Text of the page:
5 Ways to Achieve a Successful Warehouse Management SystemBy Doug Bartholomew | Posted 2008-03-14 Email Print
How Real-World Numbers Make the Case for SSDs in the Data Center
Here's how to really take advantage of a data warehouse system for a successful implementation and long-term management.
spend a heck of a lot of time trying to make their company’s enterprise
resource planning (ERP), customer relationship management (
often, though, the real reason a shipment to a customer arrived late, or a
customer received an erroneous shipment, can be traced not to ERP or
lowly warehouse management system (
Selecting Warehouse Software from
1. Get on the same page.
Obal says the objectives of a
Both the company and the vendor
must have strong project managers who are skilled at saying “no” to requests
for additional functionality, Obal cautions. “It’s okay to have positive
expectations for a
There should be a formal process established to handle new requests. Obal recommends avoiding any customization of the system. “Ninety-eight percent of all software is not unique to everybody—it is what everybody needs,” he adds. Also, customization tends to be a killer later on, when it comes time to test the system, and people find out the codes are wrong.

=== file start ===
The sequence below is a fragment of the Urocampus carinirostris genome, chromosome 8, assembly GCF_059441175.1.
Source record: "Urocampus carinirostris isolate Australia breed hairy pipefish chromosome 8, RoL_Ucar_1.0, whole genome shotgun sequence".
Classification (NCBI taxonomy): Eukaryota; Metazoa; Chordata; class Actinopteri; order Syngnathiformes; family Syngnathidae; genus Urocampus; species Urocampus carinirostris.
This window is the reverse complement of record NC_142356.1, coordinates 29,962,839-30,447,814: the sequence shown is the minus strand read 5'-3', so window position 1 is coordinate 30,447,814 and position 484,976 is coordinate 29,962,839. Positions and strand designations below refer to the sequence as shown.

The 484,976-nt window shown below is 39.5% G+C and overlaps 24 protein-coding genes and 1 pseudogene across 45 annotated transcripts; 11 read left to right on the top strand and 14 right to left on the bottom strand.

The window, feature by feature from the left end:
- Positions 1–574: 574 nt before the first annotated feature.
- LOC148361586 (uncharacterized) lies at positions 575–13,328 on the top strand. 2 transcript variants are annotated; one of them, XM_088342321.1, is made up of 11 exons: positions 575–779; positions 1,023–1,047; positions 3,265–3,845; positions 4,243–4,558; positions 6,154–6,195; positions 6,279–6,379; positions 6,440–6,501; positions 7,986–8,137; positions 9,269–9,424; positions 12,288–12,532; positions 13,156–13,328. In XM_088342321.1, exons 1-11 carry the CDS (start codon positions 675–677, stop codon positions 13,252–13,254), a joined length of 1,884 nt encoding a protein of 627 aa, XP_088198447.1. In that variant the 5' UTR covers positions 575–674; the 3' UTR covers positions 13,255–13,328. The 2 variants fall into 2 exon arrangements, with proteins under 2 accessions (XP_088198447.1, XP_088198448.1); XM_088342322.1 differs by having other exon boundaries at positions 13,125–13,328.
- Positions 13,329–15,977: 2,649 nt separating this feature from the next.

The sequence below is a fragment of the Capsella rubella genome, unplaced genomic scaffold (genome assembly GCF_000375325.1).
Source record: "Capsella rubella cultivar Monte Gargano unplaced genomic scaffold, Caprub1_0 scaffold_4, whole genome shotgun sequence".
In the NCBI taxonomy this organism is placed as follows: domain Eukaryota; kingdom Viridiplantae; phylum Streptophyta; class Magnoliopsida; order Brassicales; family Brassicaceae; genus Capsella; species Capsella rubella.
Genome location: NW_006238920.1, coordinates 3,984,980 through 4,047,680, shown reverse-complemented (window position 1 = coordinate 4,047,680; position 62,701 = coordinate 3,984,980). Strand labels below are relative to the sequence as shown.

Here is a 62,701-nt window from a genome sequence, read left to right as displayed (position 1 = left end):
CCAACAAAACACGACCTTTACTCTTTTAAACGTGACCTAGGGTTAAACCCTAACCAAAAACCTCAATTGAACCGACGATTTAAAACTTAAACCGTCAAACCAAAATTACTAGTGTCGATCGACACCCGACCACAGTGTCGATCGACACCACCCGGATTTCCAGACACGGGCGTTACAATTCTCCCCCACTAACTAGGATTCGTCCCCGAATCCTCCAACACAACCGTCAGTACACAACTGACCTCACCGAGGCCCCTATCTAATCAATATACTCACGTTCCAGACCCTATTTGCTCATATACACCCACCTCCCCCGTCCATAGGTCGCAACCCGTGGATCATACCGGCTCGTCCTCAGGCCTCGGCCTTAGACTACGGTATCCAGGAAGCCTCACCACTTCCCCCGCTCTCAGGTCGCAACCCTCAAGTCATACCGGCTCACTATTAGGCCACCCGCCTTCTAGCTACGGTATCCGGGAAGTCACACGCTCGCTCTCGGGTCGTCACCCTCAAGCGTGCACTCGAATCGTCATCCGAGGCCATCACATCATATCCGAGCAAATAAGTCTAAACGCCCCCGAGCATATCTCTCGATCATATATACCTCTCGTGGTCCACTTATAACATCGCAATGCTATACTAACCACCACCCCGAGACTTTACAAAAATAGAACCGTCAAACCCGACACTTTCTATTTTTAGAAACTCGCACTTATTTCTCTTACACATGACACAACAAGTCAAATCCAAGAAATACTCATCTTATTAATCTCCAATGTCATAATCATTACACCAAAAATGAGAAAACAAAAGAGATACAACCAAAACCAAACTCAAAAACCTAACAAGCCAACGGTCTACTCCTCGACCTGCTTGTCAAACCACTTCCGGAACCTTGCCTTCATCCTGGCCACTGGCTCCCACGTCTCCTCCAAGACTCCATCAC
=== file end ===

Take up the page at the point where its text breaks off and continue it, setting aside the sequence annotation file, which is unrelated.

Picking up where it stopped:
3.Take advantage of data-mapping tools.
These are automated tools that let you map one type of data to another. This is essential for companies trying to deal with different shipping data formats, such as advanced ship notices that can come in XML, EDI, spreadsheets, or other formats. Companies should leverage these to the max, using them in dealing with suppliers, customers, shipping carriers, banks, etc.
4.Test, test, test.
Sufficient testing is the best way to avoid a meltdown
when you go live with a new
Of course, in a low-volume warehouse with, say, 1,000 shipments per day, a company can throw manpower at the snafu until it gets straightened out. “But a high-volume shop that won’t work,” Obal says. “It has to be right every time.” Warehouses need to process-test each workflow, including inbound, outbound, cross-dock, cycle count, etc.
5.Be sure to get buy-in.
“You want people to buy into it, including the software selection process,” Obal suggests. Too often, companies purchase software with little concern for the employees who are the ultimate users. “Involve warehouse managers and key workers and supervisors in the software selection process,” Obal says. “Once they’ve sat through four or five software company presentations, they can rate which package is stronger. Getting people to participate is critical. It helps to dissipate some of the fear factor they may have over whether they may lose their jobs. Instead, they can see how the system is designed to make them more efficient and get more labor done, so the company can grow the warehouse.”
He recommends training workers to use the new system no more than two weeks before the go-live date, so they don’t forget what they’ve learned.
Among the scores of